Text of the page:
by Barbara Hauck
On Feb 28, 2018
As the gun debate in our country heats up, take a look at one of the most popular articles ever published in Black Bag Confidential. In it, former CIA officer and firearms expert Jason Hanson addresses the question of whether or not convicted felons should be stripped of their Second Amendment rights.
by Chris Campbell
On Nov 10, 2015
Chris Campbell goes over the ways that the small business is being destroyed to better the life of the politician. Read on…
by Chris Campbell
On May 28, 2015
Chris Campbell investigates the free market solutions to the PATRIOT Act. And how to legally build a “ghost gun.” Read on…
by Chris Campbell
On Mar 20, 2015
It was Archimedes who once said, “Give me a lever long enough, and I’ll move the world.” Well, if Archimedes were alive today, he’d take one look at the Exponential Organization… and he’d move the world. Read on…
One of the most dangerous threats to liberty and privacy today is called the “Cyber Intelligence Sharing and Protection Act,” or CISPA. The activists slayed this monster last year. Or so it seemed. But of course, the beast didn’t die.
Some powerful members of Congress are pushing it again.
CISPA would allow government to force telecommunication providers to cough up your personal data on demand — no warrant, no notification, no chance for you to object. It is being pushed by two members of the House Intelligence Committee, with the support of large swaths of corporate America and the Chamber of Commerce (of course!).
The entire bill would serve as an amendment to the national security apparatus. No supporter of CISPA stands up and says, “My bill will wantonly violate the privacy of Americans in the service of Big Government snooping and thieving.” That would be telling the truth.
Instead, they say that such a bill is necessary for “our own security.” Unless we get behind this expansion of government power, we will likely become victims of “cyberterrorism” that only our own government can prevent.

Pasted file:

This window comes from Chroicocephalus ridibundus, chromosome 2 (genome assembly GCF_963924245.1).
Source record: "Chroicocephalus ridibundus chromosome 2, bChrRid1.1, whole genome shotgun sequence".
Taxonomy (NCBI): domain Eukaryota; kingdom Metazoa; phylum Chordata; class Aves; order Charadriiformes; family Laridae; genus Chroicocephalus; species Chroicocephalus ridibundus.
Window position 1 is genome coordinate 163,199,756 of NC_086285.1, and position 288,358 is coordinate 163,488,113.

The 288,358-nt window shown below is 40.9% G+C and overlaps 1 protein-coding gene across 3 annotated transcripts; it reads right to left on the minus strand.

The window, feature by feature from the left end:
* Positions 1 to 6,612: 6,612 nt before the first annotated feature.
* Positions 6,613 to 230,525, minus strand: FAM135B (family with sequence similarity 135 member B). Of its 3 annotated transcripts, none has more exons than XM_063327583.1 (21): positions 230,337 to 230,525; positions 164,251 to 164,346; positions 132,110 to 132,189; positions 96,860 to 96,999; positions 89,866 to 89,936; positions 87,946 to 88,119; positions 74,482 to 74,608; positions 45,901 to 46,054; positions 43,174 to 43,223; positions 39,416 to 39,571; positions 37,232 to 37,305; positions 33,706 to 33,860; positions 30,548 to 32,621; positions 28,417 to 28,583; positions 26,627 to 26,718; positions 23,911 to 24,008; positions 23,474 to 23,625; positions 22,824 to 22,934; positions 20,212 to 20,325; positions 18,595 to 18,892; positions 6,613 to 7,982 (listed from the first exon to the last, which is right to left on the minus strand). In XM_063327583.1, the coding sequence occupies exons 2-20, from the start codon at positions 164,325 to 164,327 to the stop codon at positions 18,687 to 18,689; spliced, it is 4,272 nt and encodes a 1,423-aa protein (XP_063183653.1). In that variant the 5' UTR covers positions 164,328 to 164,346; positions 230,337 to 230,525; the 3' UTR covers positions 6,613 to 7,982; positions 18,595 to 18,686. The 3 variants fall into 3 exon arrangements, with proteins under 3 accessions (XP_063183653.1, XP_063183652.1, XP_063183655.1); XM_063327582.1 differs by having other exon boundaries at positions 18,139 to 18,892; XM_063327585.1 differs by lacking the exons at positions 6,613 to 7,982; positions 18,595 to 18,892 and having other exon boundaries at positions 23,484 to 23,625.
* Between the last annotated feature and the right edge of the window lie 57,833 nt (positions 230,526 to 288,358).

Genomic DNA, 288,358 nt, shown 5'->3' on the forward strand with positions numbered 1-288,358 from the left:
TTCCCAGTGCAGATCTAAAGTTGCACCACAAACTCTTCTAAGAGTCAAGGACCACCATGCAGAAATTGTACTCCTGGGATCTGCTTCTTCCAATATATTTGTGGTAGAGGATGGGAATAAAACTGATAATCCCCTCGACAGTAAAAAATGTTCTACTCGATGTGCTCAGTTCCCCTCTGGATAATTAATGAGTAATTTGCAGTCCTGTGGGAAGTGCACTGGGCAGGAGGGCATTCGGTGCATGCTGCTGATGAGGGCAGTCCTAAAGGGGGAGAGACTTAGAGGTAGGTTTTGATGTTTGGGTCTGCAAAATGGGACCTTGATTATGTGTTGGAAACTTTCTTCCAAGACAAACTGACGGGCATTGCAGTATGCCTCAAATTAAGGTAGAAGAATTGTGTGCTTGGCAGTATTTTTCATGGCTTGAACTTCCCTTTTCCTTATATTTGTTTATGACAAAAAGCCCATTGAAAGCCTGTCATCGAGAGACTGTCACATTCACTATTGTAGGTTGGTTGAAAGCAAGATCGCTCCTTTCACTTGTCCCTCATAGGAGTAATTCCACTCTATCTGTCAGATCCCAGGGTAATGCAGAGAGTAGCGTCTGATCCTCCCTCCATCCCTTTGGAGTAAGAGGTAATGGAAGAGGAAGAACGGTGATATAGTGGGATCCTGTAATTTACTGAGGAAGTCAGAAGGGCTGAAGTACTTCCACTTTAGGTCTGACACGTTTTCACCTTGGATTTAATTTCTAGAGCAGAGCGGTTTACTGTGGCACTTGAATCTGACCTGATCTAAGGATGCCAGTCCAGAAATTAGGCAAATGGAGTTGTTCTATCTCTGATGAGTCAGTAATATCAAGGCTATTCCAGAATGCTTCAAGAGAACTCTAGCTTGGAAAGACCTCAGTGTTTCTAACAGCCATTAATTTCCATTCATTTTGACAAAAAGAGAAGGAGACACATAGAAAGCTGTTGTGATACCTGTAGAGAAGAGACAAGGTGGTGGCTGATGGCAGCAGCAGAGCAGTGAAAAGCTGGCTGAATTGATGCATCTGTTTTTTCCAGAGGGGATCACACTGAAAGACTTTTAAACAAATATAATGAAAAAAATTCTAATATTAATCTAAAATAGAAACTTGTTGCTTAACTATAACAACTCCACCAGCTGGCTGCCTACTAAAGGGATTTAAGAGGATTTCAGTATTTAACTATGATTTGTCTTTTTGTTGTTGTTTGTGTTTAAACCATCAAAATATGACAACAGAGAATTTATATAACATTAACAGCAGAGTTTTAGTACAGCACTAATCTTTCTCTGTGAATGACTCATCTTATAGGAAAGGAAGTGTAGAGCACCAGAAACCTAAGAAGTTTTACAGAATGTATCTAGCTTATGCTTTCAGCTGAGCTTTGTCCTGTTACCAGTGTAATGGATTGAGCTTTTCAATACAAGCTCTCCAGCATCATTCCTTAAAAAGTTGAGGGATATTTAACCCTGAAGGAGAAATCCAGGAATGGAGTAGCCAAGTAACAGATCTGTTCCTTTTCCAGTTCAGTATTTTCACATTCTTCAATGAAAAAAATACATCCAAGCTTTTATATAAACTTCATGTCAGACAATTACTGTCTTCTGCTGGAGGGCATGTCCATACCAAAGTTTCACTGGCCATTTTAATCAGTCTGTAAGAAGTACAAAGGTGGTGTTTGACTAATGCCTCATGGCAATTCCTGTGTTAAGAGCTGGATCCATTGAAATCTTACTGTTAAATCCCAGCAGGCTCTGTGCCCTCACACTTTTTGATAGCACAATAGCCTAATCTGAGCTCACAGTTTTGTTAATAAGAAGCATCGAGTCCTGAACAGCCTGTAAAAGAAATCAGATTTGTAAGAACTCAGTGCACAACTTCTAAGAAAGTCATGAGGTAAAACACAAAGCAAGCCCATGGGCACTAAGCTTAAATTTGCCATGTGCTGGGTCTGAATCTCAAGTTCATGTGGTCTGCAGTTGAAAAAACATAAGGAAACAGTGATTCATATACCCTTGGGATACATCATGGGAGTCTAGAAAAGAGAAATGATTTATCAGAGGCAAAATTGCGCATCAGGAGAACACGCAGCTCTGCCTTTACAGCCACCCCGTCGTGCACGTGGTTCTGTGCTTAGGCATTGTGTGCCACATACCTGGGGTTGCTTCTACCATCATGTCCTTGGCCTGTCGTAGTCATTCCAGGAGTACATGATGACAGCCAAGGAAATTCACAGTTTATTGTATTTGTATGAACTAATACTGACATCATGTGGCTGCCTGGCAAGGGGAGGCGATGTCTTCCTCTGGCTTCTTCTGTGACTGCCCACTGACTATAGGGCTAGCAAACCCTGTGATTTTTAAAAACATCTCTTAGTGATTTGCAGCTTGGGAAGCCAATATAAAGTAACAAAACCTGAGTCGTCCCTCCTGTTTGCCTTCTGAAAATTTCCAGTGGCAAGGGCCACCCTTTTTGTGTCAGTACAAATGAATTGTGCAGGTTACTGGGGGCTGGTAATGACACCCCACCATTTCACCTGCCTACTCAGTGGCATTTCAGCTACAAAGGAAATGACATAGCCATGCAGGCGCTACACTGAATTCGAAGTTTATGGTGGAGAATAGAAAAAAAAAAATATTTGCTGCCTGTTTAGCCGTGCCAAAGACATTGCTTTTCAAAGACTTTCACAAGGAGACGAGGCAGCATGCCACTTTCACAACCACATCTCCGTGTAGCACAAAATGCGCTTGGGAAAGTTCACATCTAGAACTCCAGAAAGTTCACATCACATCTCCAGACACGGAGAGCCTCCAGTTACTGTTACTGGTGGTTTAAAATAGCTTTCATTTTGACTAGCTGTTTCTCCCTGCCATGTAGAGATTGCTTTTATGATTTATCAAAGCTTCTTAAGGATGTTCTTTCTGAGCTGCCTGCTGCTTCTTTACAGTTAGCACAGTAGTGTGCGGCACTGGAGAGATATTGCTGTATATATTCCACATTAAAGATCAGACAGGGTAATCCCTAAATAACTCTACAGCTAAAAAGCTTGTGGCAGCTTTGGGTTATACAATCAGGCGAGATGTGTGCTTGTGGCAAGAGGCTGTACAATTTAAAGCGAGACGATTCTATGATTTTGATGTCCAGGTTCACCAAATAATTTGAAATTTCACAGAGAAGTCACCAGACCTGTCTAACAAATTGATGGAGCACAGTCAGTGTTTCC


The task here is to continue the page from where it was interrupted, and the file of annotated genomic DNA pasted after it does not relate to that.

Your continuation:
Hmmmm. Actually, this whole push — and there are dozens of similar bills floating around — is an attempt by government to regain control of the communication system of which it lost control in the mid-1990s. Communication is one of the “commanding heights” that government must manage if it expects to retain its grip on the population.
CISPA is a huge effort toward that goal. It will never succeed in reversing the progress we’ve made, but it can do huge damage to the rights and liberties of people along the way.
To understand the government’s attempts to monitor and control the digital world, you have to take a step back in time.
There’s this weird 1947 law passed at the dawn of the Cold War called the National Security Act. It created the CIA, led to changing the name of the Department of War to the Department of Defense (George Orwell would be so proud!), and generally attempted to shore up the military in a time when people were pretty fed up with wartime sacrifices, suffering, and death.
It ended up sustaining vast military powers over the public just in time for the Cold War, which President Truman skillfully orchestrated, and defined American political parameters for the next 40 years.
The National Security Act was part of a larger attempt by government to survive and thrive in a new epoch.
There were other creations at the time, too. There was the Truman Doctrine, which attempted to contain Russian political influence in Europe. There was the Marshall Plan, which was essentially a gigantic corporate subsidy to American companies hoping to move in on war-torn Europe. And there was the Bretton Woods monetary agreement that made the dollar the world currency and paved the way for a paper-money world.